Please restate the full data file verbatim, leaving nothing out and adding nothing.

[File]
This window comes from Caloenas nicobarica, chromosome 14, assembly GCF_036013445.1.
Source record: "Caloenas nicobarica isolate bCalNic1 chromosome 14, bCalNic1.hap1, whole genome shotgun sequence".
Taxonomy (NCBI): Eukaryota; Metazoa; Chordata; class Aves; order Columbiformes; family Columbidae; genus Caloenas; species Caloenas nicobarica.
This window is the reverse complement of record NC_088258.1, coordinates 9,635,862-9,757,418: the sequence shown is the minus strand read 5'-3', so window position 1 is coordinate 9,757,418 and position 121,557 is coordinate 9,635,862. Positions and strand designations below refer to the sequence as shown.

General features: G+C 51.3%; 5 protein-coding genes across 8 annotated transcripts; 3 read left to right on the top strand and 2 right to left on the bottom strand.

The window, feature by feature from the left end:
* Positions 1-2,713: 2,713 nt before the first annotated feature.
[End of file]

This window comes from Caloenas nicobarica, chromosome 14, assembly GCF_036013445.1.
Source record: "Caloenas nicobarica isolate bCalNic1 chromosome 14, bCalNic1.hap1, whole genome shotgun sequence".
Taxonomy (NCBI): Eukaryota; Metazoa; Chordata; class Aves; order Columbiformes; family Columbidae; genus Caloenas; species Caloenas nicobarica.
This window is the reverse complement of record NC_088258.1, coordinates 9,635,862-9,757,418: the sequence shown is the minus strand read 5'-3', so window position 1 is coordinate 9,757,418 and position 121,557 is coordinate 9,635,862. Positions and strand designations below refer to the sequence as shown.

General features: G+C 51.3%; 5 protein-coding genes across 8 annotated transcripts; 3 read left to right on the top strand and 2 right to left on the bottom strand.

The window, feature by feature from the left end:
* Positions 1-2,713: 2,713 nt before the first annotated feature.